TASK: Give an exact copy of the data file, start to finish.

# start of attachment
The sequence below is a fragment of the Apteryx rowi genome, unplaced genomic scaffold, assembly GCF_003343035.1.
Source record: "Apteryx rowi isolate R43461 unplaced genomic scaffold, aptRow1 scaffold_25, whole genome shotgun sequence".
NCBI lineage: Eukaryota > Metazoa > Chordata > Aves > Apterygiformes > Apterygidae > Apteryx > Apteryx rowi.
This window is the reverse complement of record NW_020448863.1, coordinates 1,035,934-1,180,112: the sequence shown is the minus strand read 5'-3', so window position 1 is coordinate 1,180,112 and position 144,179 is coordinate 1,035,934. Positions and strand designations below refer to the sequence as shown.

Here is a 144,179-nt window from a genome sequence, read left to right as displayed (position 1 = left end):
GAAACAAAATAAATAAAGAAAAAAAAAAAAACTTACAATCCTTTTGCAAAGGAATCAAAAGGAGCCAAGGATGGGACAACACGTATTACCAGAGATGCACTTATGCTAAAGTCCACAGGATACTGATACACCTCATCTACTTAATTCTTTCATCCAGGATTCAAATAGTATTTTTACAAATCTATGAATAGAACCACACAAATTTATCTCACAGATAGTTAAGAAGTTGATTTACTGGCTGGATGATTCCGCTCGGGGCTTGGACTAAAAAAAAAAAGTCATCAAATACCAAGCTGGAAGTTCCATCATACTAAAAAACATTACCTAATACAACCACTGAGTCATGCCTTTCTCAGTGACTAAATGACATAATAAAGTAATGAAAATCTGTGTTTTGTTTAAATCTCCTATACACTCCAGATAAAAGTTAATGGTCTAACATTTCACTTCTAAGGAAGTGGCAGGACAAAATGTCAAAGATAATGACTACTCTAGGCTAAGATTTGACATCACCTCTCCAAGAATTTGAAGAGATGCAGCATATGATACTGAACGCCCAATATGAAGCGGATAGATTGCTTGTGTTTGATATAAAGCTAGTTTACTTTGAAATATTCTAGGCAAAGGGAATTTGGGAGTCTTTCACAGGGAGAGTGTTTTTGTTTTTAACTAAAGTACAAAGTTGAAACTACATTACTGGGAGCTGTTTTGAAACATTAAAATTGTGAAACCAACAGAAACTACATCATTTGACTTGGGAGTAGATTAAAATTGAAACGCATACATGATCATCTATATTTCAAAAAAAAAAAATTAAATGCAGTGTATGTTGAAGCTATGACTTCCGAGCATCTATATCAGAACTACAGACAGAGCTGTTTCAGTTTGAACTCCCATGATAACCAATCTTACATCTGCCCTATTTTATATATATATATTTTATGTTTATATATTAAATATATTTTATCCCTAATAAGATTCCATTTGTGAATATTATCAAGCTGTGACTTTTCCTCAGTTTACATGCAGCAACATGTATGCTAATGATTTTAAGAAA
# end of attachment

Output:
The sequence below is a fragment of the Apteryx rowi genome, unplaced genomic scaffold, assembly GCF_003343035.1.
Source record: "Apteryx rowi isolate R43461 unplaced genomic scaffold, aptRow1 scaffold_25, whole genome shotgun sequence".
NCBI lineage: Eukaryota > Metazoa > Chordata > Aves > Apterygiformes > Apterygidae > Apteryx > Apteryx rowi.
This window is the reverse complement of record NW_020448863.1, coordinates 1,035,934-1,180,112: the sequence shown is the minus strand read 5'-3', so window position 1 is coordinate 1,180,112 and position 144,179 is coordinate 1,035,934. Positions and strand designations below refer to the sequence as shown.

Here is a 144,179-nt window from a genome sequence, read left to right as displayed (position 1 = left end):
GAAACAAAATAAATAAAGAAAAAAAAAAAAACTTACAATCCTTTTGCAAAGGAATCAAAAGGAGCCAAGGATGGGACAACACGTATTACCAGAGATGCACTTATGCTAAAGTCCACAGGATACTGATACACCTCATCTACTTAATTCTTTCATCCAGGATTCAAATAGTATTTTTACAAATCTATGAATAGAACCACACAAATTTATCTCACAGATAGTTAAGAAGTTGATTTACTGGCTGGATGATTCCGCTCGGGGCTTGGACTAAAAAAAAAAAGTCATCAAATACCAAGCTGGAAGTTCCATCATACTAAAAAACATTACCTAATACAACCACTGAGTCATGCCTTTCTCAGTGACTAAATGACATAATAAAGTAATGAAAATCTGTGTTTTGTTTAAATCTCCTATACACTCCAGATAAAAGTTAATGGTCTAACATTTCACTTCTAAGGAAGTGGCAGGACAAAATGTCAAAGATAATGACTACTCTAGGCTAAGATTTGACATCACCTCTCCAAGAATTTGAAGAGATGCAGCATATGATACTGAACGCCCAATATGAAGCGGATAGATTGCTTGTGTTTGATATAAAGCTAGTTTACTTTGAAATATTCTAGGCAAAGGGAATTTGGGAGTCTTTCACAGGGAGAGTGTTTTTGTTTTTAACTAAAGTACAAAGTTGAAACTACATTACTGGGAGCTGTTTTGAAACATTAAAATTGTGAAACCAACAGAAACTACATCATTTGACTTGGGAGTAGATTAAAATTGAAACGCATACATGATCATCTATATTTCAAAAAAAAAAAATTAAATGCAGTGTATGTTGAAGCTATGACTTCCGAGCATCTATATCAGAACTACAGACAGAGCTGTTTCAGTTTGAACTCCCATGATAACCAATCTTACATCTGCCCTATTTTATATATATATATTTTATGTTTATATATTAAATATATTTTATCCCTAATAAGATTCCATTTGTGAATATTATCAAGCTGTGACTTTTCCTCAGTTTACATGCAGCAACATGTATGCTAATGATTTTAAGAAA